- Neil White
Updated: Jan 14
It just had to be hailing in Hayling.
I don't know if there are places called Sunshine, Rain or Snow, never mind golf courses, so I presume I will never again get the chance to match the weather with a venue.
Fortunately, the intervention of icy droplets on our round at one of England's unsung gems was temporary and, despite a bit more rain and strong wind throughout, we were able to enjoy a cracking day.
The quality of Hayling's drainage was clear before our eyes. Pools of water gathered on the paths but never on the course which was in incredible shape for January.
My dad had already told me about the joys of Hayling, regaling tales of camping as a scout on the Solent island - 70 years ago!
Thankfully, we weren't on the back of a coal wagon when we crossed the bridge from Portsmouth to arrive at the club on the coast.
Hayling's art deco-style clubhouse has echoes of Royal Birkdale and Castle Stuart but was only built in 2002.
We overlooked the links and players being buffeted by a hefty wind as we munched on our tasty breakfast rolls.
Thus, there was no surprise as we stood on the first tee for a 180-yard par-three against the stiffest breeze our host said he had encountered in his year as a member.
It set the tone that I had to take a driver for such a relatively short distance and landed only a foot off the back of the green.
Disappointingly, I recorded a bogey because I hadn't bargained for the pace of the putting surface. It was remarkably slick for mid-winter despite torrential rain over previous days and the speed was consistent across the course.
I was in love with Hayling from the start despite the rare loss of a ball in gorse to the left of a doable par-five second.
It has the links quirks which I love, beginning on the par-four third where there is an option of a 200-yard carry over rough or a bail-out down the left. Fortunately, this was a day when my driver was my friend and I was rewarded for going for it.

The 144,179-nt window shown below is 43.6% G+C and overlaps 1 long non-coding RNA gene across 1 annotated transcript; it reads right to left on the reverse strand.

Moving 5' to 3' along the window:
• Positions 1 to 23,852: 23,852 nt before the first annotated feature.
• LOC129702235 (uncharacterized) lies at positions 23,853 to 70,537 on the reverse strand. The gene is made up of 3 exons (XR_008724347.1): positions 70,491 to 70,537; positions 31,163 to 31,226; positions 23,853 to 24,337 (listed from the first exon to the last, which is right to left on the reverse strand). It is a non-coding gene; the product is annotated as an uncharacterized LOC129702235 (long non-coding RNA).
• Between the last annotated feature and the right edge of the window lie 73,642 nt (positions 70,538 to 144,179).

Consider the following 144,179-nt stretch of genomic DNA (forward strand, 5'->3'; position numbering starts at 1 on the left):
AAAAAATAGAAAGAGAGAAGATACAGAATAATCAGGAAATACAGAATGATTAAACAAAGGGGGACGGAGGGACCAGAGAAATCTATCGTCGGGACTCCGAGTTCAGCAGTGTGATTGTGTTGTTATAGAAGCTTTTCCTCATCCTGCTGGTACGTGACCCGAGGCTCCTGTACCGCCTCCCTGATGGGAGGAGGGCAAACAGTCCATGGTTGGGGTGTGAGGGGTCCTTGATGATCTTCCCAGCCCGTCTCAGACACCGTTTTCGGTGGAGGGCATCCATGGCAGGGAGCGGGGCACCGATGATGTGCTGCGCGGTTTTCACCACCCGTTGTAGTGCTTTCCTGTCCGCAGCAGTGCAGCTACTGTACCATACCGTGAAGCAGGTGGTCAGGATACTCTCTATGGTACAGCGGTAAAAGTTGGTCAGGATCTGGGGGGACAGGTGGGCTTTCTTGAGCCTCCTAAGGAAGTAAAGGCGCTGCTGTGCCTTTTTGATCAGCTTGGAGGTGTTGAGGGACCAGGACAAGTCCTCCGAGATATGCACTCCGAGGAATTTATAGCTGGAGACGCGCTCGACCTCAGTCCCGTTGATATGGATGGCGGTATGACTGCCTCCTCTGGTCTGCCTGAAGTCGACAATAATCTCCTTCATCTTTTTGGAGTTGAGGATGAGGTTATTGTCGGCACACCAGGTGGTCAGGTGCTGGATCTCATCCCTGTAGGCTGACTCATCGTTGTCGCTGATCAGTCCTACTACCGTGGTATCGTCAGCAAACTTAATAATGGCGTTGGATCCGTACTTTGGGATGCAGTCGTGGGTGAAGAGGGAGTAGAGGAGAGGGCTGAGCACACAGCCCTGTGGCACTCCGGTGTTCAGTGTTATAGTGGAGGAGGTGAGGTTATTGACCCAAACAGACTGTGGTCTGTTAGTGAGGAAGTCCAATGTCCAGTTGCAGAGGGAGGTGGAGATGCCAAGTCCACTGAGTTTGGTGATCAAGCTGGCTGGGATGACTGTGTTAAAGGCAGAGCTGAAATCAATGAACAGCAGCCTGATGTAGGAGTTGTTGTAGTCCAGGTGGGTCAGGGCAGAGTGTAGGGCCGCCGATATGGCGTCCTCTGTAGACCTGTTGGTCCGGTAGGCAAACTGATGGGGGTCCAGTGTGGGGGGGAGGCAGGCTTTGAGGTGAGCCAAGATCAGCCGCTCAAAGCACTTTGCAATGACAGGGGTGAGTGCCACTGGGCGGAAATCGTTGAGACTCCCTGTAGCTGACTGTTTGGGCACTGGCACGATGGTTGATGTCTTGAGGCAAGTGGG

The action really ratchets up on the sixth - the stroke index one which I elected to play like a par-five because of the watery chasm in front of the green.
This tactic would have been perfect if I'd chosen the right club for my approach. Inevitably, I didn't. Glug, glug, glug.
"If you liked the starting holes, you will really love it from the seventh onwards," claimed our host.
It was a good call... the seventh, a devilish par-five, even has a Second World War pill box alongside to denote the start of our big adventure.
But, for me, fun with a capital F was on the eighth - a Lahinch-type par-four which demands a drive onto a slither of fairway and then a short blind approach over dunes to the green.
I trusted my Garmin's yardage, walloped a seven-iron and, much to my satisfaction, found the ball about three yards from the flag.
This was the catalyst for my best golf of the day, amid some wonderful holes, in diagonal rain and the aforementioned hail.
I love a good short par-four and the tenth which bends slightly around a large bunker, is one of the very best.
I am guessing it could be reachable if it weren't into a 40mph wind but my ball was blown way left before I managed to recover enough for par.
Unfortunately, the weather was at its very worst as we tackled the 12th so we couldn't enjoy the views across the Solent and the green was coated in hail.
Luckily, the worst had passed by the time we reached my favourite hole - the 13th.
This ascends over a steep bank and culminates with an approach to a sunken green next to the head greenkeeper's home which, on this day, looked like an Arctic refuge.
The 11th was out of commission for maintenance and was replaced by hole 14a - a rather special par-three over water and protected by bunkers on both sides..
The last two holes offer a stirring finish - the curving long par-four 17th lends sight of the clubhouse over a lake to the left and has sand traps lurking to catch out those who try to cut the corner.
Finally, there is big trouble in the shape of gorse bushes lining either side of the 18th. My compadre and I nailed long drives with the wind behind us and he completed our exhilarating round with a 30ft putt for birdie.
We were soaked to the skin by the time we finished but were warmed up by some excellent fare in the clubhouse (thumbs up to the chicken and leek pie!).
And I was left with the thought that if Hayling is as good as this in the middle of winter, we need to return in the summer.